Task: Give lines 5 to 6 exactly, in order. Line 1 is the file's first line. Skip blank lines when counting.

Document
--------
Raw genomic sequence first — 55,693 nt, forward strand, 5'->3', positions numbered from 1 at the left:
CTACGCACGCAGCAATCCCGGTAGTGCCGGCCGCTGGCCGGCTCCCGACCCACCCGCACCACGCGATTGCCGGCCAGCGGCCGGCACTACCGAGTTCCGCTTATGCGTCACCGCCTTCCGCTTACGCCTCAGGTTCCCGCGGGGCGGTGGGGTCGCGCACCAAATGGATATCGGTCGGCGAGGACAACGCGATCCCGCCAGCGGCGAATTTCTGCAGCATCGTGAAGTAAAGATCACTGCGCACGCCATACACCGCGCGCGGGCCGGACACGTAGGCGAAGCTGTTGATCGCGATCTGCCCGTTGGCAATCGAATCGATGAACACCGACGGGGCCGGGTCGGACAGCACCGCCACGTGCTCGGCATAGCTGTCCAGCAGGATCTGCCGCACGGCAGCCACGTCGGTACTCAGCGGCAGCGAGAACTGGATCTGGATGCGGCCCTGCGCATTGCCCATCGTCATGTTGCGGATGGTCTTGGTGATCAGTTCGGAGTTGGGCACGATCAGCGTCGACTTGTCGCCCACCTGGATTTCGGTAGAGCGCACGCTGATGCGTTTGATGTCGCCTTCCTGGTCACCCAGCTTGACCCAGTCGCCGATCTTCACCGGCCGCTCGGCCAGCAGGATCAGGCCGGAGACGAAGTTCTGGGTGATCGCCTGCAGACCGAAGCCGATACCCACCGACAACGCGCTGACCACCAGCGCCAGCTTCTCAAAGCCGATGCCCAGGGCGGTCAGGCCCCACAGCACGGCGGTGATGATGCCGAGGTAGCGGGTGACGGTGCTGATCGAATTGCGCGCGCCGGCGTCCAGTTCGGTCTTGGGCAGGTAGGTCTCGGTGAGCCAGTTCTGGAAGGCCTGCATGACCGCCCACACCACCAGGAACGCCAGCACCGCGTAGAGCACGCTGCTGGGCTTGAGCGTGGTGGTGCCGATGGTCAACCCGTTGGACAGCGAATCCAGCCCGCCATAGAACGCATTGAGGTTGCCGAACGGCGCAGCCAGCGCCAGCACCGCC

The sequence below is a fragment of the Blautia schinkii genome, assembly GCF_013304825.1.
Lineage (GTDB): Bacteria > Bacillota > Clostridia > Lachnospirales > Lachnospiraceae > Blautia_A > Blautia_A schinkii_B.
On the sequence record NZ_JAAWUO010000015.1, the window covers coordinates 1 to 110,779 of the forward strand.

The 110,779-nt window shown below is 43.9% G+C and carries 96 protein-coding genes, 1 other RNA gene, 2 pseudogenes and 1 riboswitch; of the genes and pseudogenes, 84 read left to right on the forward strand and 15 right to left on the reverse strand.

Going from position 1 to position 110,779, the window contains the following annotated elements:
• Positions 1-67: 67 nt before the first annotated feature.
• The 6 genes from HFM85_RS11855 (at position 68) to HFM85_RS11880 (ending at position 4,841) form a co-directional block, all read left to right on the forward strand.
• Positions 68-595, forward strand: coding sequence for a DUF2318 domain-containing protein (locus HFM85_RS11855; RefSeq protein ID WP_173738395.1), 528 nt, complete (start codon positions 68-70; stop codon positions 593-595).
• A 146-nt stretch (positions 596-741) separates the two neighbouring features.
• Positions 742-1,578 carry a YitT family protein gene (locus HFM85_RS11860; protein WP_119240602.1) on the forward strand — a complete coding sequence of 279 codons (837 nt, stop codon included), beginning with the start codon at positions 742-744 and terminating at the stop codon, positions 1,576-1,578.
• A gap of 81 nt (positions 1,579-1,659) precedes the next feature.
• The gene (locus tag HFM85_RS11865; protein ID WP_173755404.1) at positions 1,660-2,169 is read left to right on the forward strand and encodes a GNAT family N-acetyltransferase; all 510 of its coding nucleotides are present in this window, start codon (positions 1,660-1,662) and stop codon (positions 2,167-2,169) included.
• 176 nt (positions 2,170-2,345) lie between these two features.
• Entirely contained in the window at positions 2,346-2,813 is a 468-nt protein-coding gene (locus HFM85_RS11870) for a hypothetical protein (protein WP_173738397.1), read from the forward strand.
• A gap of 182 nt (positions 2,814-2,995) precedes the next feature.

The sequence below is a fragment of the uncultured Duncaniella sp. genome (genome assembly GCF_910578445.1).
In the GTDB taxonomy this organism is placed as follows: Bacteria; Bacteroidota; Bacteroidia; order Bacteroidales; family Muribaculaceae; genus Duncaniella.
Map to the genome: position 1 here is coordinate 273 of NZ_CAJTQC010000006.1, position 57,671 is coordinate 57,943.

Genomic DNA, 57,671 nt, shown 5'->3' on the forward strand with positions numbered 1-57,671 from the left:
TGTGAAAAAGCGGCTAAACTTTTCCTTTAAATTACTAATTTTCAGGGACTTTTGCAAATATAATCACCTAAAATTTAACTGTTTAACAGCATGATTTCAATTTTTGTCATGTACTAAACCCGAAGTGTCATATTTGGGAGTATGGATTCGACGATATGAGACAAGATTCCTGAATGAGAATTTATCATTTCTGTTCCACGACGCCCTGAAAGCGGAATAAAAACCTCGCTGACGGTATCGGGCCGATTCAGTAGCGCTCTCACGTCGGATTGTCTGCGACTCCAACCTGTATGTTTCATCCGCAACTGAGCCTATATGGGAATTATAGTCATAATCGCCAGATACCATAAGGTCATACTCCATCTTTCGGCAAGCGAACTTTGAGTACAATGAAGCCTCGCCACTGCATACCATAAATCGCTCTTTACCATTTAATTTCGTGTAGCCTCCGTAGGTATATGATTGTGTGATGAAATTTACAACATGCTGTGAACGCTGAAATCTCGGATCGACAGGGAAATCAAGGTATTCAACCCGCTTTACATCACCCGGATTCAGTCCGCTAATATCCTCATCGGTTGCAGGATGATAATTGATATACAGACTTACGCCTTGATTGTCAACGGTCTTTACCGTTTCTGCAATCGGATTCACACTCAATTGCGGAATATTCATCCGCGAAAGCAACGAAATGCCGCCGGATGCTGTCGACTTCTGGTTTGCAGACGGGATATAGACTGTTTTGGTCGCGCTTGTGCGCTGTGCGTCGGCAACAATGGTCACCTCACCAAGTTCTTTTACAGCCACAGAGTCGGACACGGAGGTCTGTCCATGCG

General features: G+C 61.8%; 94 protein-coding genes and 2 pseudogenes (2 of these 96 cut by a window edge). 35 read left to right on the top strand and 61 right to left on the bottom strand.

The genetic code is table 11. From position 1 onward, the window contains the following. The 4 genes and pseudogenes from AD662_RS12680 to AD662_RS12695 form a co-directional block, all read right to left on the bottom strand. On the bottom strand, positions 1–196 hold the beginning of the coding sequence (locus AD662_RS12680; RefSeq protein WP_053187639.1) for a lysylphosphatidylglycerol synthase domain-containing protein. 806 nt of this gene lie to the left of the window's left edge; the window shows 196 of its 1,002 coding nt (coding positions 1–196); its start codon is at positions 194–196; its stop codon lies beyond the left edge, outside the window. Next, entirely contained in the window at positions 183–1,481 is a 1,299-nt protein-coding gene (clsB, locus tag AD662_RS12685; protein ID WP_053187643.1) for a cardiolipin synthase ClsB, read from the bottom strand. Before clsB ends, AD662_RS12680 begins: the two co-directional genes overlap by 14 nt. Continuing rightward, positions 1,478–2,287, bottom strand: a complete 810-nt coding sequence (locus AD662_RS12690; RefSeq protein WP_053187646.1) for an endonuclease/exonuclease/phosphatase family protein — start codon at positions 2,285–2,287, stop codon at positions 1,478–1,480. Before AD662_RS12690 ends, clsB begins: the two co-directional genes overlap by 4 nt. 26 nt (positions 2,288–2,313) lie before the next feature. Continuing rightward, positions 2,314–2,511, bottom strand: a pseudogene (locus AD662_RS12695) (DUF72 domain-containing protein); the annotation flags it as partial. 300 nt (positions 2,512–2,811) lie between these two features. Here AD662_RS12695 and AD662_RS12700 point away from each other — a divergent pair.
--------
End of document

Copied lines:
On the sequence record NZ_JAAWUO010000015.1, the window covers coordinates 1 to 110,779 of the forward strand.

The 110,779-nt window shown below is 43.9% G+C and carries 96 protein-coding genes, 1 other RNA gene, 2 pseudogenes and 1 riboswitch; of the genes and pseudogenes, 84 read left to right on the forward strand and 15 right to left on the reverse strand.